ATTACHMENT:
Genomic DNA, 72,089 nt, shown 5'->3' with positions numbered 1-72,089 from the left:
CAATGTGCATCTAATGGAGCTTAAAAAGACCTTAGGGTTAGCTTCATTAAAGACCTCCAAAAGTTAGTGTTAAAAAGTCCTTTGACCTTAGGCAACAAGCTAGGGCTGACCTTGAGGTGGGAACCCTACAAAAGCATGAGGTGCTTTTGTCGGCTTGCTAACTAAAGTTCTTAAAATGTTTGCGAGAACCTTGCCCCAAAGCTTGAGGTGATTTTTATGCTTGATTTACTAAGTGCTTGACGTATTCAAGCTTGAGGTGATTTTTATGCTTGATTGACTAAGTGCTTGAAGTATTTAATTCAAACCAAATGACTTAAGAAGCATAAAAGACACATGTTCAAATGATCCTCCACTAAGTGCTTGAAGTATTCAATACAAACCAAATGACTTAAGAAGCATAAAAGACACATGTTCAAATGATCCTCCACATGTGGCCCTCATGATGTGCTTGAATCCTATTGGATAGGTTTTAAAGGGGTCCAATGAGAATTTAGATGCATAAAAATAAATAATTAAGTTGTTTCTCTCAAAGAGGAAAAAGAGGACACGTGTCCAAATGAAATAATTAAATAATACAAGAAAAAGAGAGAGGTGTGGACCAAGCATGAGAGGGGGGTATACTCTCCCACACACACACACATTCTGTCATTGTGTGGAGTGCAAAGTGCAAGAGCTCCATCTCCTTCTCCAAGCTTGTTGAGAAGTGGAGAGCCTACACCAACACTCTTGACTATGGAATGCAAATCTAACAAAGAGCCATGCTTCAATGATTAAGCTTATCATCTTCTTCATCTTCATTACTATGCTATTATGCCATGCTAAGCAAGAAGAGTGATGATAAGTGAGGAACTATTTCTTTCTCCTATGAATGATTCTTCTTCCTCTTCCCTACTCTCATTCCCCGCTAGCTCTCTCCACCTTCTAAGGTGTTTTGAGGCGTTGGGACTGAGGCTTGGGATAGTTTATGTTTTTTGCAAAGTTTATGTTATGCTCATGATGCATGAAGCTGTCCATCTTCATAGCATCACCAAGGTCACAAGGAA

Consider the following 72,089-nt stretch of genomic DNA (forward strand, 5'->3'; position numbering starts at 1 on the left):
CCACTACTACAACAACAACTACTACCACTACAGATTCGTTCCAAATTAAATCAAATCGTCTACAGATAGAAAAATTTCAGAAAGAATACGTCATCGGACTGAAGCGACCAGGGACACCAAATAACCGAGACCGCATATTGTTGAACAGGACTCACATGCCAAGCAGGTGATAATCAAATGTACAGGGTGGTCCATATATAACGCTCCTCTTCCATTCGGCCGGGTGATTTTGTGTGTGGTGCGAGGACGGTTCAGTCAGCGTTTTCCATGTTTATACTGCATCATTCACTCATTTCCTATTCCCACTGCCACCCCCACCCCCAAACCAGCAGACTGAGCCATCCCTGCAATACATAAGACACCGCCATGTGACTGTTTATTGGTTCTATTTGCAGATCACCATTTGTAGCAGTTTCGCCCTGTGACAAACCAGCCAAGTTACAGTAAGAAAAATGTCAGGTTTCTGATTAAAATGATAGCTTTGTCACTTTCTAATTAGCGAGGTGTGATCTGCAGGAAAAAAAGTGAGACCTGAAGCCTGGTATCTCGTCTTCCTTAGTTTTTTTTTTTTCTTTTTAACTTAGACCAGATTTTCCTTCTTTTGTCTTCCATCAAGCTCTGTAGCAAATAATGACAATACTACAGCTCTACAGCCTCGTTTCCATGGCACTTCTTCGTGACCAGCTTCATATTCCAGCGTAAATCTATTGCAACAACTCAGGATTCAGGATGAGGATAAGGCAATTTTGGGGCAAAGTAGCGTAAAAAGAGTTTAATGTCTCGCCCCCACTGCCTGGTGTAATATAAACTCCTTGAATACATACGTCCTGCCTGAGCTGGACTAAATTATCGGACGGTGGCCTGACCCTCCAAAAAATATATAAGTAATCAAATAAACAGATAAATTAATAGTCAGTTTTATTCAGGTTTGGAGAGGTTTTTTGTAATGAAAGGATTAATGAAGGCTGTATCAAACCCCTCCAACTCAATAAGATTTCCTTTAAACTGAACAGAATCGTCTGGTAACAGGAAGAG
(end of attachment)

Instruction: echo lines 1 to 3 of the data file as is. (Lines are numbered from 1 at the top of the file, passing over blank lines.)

Genomic DNA, 72,089 nt, shown 5'->3' with positions numbered 1-72,089 from the left:
CAATGTGCATCTAATGGAGCTTAAAAAGACCTTAGGGTTAGCTTCATTAAAGACCTCCAAAAGTTAGTGTTAAAAAGTCCTTTGACCTTAGGCAACAAGCTAGGGCTGACCTTGAGGTGGGAACCCTACAAAAGCATGAGGTGCTTTTGTCGGCTTGCTAACTAAAGTTCTTAAAATGTTTGCGAGAACCTTGCCCCAAAGCTTGAGGTGATTTTTATGCTTGATTTACTAAGTGCTTGACGTATTCAAGCTTGAGGTGATTTTTATGCTTGATTGACTAAGTGCTTGAAGTATTTAATTCAAACCAAATGACTTAAGAAGCATAAAAGACACATGTTCAAATGATCCTCCACTAAGTGCTTGAAGTATTCAATACAAACCAAATGACTTAAGAAGCATAAAAGACACATGTTCAAATGATCCTCCACATGTGGCCCTCATGATGTGCTTGAATCCTATTGGATAGGTTTTAAAGGGGTCCAATGAGAATTTAGATGCATAAAAATAAATAATTAAGTTGTTTCTCTCAAAGAGGAAAAAGAGGACACGTGTCCAAATGAAATAATTAAATAATACAAGAAAAAGAGAGAGGTGTGGACCAAGCATGAGAGGGGGGTATACTCTCCCACACACACACACATTCTGTCATTGTGTGGAGTGCAAAGTGCAAGAGCTCCATCTCCTTCTCCAAGCTTGTTGAGAAGTGGAGAGCCTACACCAACACTCTTGACTATGGAATGCAAATCTAACAAAGAGCCATGCTTCAATGATTAAGCTTATCATCTTCTTCATCTTCATTACTATGCTATTATGCCATGCTAAGCAAGAAGAGTGATGATAAGTGAGGAACTATTTCTTTCTCCTATGAATGATTCTTCTTCCTCTTCCCTACTCTCATTCCCCGCTAGCTCTCTCCACCTTCTAAGGTGTTTTGAGGCGTTGGGACTGAGGCTTGGGATAGTTTATGTTTTTTGCAAAGTTTATGTTATGCTCATGATGCATGAAGCTGTCCATCTTCATAGCATCACCAAGGTCACAAGGAA

Consider the following 72,089-nt stretch of genomic DNA (forward strand, 5'->3'; position numbering starts at 1 on the left):